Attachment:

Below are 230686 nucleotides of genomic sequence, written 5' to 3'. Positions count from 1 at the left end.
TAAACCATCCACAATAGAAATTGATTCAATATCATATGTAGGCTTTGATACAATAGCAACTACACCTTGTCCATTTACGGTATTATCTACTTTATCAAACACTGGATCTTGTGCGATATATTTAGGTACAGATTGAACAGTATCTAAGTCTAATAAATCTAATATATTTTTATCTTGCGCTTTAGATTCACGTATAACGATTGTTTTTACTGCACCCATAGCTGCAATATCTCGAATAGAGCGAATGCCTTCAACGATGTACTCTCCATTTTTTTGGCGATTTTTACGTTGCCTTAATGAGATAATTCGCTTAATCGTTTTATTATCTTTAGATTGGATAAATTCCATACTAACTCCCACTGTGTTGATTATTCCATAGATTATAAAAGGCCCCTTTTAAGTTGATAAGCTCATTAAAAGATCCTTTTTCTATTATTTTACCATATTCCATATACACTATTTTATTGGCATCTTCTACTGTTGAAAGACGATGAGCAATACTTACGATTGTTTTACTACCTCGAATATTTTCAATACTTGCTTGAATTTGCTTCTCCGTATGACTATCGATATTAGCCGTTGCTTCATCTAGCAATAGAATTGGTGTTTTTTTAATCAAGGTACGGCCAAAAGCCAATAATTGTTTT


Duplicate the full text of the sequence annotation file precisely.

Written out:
Below are 230686 nucleotides of genomic sequence, written 5' to 3'. Positions count from 1 at the left end.
TAAACCATCCACAATAGAAATTGATTCAATATCATATGTAGGCTTTGATACAATAGCAACTACACCTTGTCCATTTACGGTATTATCTACTTTATCAAACACTGGATCTTGTGCGATATATTTAGGTACAGATTGAACAGTATCTAAGTCTAATAAATCTAATATATTTTTATCTTGCGCTTTAGATTCACGTATAACGATTGTTTTTACTGCACCCATAGCTGCAATATCTCGAATAGAGCGAATGCCTTCAACGATGTACTCTCCATTTTTTTGGCGATTTTTACGTTGCCTTAATGAGATAATTCGCTTAATCGTTTTATTATCTTTAGATTGGATAAATTCCATACTAACTCCCACTGTGTTGATTATTCCATAGATTATAAAAGGCCCCTTTTAAGTTGATAAGCTCATTAAAAGATCCTTTTTCTATTATTTTACCATATTCCATATACACTATTTTATTGGCATCTTCTACTGTTGAAAGACGATGAGCAATACTTACGATTGTTTTACTACCTCGAATATTTTCAATACTTGCTTGAATTTGCTTCTCCGTATGACTATCGATATTAGCCGTTGCTTCATCTAGCAATAGAATTGGTGTTTTTTTAATCAAGGTACGGCCAAAAGCCAATAATTGTTTT